Are TikTok Healers Contemporary Quacks or Re-risen Witches*?
Fedora Boonaert is an art historian and designer concentrating on the relationship between (lost) botanical knowledge, woman healers and the witch-hunts in the sixteenth-century Low Countries. She holds a Master's degree in Art History from Ghent University and has recently graduated with her second Master's degree in Contextual Design from Design Academy Eindhoven.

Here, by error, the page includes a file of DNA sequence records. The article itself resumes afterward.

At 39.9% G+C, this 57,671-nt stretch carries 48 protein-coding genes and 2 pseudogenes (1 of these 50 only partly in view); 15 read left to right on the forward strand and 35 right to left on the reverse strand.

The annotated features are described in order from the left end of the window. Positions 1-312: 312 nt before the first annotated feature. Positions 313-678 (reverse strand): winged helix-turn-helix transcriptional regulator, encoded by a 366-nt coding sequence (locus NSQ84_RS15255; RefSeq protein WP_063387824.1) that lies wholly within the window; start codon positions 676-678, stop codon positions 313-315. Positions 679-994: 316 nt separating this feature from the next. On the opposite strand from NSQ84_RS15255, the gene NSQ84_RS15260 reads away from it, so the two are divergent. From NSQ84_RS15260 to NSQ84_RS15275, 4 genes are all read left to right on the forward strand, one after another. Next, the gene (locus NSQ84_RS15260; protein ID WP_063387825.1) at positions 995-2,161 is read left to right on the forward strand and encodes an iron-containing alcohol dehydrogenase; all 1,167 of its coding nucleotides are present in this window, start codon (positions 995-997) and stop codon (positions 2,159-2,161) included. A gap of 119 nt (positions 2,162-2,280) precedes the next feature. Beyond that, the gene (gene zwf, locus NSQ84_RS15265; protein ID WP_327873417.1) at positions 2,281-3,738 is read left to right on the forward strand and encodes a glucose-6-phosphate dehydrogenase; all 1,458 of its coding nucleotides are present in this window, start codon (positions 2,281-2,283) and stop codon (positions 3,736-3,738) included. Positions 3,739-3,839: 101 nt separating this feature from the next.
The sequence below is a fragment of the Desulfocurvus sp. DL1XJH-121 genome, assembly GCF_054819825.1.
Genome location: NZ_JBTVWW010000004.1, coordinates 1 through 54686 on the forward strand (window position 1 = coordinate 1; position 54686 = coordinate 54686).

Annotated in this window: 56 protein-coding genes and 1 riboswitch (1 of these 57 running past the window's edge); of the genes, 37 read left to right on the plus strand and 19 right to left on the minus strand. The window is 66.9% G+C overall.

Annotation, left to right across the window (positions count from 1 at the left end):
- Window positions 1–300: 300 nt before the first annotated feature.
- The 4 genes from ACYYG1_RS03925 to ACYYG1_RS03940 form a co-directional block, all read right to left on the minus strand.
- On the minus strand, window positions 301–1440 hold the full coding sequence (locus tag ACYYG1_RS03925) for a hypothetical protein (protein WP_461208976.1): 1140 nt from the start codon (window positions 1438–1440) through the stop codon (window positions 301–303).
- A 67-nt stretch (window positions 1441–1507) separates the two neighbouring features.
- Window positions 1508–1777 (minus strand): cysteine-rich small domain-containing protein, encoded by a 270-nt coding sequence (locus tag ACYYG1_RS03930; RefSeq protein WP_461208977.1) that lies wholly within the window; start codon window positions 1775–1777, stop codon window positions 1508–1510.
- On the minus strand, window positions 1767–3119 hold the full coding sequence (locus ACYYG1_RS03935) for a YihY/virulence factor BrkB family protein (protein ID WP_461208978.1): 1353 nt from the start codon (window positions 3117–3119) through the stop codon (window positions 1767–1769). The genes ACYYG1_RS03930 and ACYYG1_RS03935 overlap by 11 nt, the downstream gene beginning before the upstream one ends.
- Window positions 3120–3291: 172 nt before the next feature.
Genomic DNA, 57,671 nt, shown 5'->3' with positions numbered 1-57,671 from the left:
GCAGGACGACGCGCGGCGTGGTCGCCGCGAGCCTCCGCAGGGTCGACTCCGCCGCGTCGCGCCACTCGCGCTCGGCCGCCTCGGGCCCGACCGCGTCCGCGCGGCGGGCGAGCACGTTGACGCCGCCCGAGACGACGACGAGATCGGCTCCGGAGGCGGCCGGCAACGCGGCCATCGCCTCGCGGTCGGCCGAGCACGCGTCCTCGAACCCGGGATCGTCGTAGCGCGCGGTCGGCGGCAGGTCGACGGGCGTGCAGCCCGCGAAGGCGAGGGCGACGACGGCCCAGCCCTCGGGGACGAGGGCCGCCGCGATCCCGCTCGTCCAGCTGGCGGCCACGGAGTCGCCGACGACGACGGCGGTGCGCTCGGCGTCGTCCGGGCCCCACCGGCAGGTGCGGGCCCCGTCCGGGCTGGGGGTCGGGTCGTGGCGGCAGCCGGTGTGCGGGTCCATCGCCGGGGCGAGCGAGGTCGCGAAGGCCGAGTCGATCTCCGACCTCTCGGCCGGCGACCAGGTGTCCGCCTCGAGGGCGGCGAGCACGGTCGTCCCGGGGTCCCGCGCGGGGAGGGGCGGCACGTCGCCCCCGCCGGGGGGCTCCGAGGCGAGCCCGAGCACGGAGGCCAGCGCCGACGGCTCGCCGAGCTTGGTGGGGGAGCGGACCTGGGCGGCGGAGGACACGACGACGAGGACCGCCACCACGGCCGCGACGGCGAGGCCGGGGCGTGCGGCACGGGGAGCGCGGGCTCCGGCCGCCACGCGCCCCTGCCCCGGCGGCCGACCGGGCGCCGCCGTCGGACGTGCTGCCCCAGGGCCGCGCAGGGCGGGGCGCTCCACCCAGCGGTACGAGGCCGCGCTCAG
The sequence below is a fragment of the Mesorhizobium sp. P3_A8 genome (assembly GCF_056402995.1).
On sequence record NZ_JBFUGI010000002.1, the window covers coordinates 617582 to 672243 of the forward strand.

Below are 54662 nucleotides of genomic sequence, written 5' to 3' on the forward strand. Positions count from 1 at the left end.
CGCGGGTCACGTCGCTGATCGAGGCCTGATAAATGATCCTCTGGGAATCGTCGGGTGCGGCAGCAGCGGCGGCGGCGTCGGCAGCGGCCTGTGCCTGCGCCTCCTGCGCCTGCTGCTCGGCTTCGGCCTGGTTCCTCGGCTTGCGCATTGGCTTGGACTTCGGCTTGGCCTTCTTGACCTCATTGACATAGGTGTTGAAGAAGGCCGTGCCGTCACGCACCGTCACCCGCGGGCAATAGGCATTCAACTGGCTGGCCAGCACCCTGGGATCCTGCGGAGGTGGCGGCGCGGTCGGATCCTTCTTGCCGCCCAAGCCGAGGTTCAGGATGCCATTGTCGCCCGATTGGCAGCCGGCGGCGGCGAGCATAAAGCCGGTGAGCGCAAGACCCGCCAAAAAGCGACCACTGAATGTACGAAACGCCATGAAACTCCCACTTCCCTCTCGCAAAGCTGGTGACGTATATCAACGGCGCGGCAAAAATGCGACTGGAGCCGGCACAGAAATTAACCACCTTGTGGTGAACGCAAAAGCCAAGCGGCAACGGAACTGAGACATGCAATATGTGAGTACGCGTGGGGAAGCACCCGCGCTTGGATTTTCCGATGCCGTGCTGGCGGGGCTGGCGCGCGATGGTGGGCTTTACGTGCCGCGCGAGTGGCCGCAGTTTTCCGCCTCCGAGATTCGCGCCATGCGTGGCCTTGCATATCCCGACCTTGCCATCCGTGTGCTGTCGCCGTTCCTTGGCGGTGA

Every once in a while, in the midst of a midnight panic attack, I find myself scheduling an appointment at Dr. Google’s virtual medical office. It often starts with a mild pain somewhere in one of my left toes, but as I then deep-dive into the virtual rabbit hole of medical information, I somehow manage to diagnose myself with an improbable combination of being pregnant with triplets, having four life-threatening STDs, and possessing an exceedingly rare hormonal disorder afflicting only 0.005% of the general population. Only, with the recent emergence of TikTok healers, a new competitor has arrived in Virtual Advice Town. While the Google search bar opens the door to an overwhelming sea of information and possibilities, your TikTok feed offers something distinct. The algorithm seems to guide you right towards the advice you specifically need – or that you didn’t yet know you needed. That advice is mostly given by self-proclaimed healers, often women, considering themselves re-arisen witches* (1). The short videos they share on the platform can vary from “train your pelvic floor”-workouts to “DIY herbal remedy”-tutorials to “learn everything about your menstrual discharge”-lessons. What sets them apart is their empathetic approach. TikTok healers build personal connections with their followers; by sharing intimate stories, interacting in the comments and even conducting live Q&A sessions where they address viewers' concerns in real time. This enhances their fans' feelings of being heard, of being understood.